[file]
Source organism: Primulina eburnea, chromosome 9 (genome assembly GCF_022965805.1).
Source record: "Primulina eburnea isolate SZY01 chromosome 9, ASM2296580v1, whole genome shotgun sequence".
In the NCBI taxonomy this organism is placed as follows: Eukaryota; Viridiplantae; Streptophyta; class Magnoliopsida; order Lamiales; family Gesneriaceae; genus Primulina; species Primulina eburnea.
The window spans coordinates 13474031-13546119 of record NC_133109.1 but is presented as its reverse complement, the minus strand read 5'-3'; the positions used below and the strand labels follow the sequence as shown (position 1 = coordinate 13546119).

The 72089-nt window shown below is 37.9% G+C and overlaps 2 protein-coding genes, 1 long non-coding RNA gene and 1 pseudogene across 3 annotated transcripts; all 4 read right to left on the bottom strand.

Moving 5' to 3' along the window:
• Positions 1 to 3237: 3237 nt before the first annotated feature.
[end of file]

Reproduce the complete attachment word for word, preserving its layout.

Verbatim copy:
Source organism: Primulina eburnea, chromosome 9 (genome assembly GCF_022965805.1).
Source record: "Primulina eburnea isolate SZY01 chromosome 9, ASM2296580v1, whole genome shotgun sequence".
In the NCBI taxonomy this organism is placed as follows: Eukaryota; Viridiplantae; Streptophyta; class Magnoliopsida; order Lamiales; family Gesneriaceae; genus Primulina; species Primulina eburnea.
The window spans coordinates 13474031-13546119 of record NC_133109.1 but is presented as its reverse complement, the minus strand read 5'-3'; the positions used below and the strand labels follow the sequence as shown (position 1 = coordinate 13546119).

The 72089-nt window shown below is 37.9% G+C and overlaps 2 protein-coding genes, 1 long non-coding RNA gene and 1 pseudogene across 3 annotated transcripts; all 4 read right to left on the bottom strand.

Moving 5' to 3' along the window:
• Positions 1 to 3237: 3237 nt before the first annotated feature.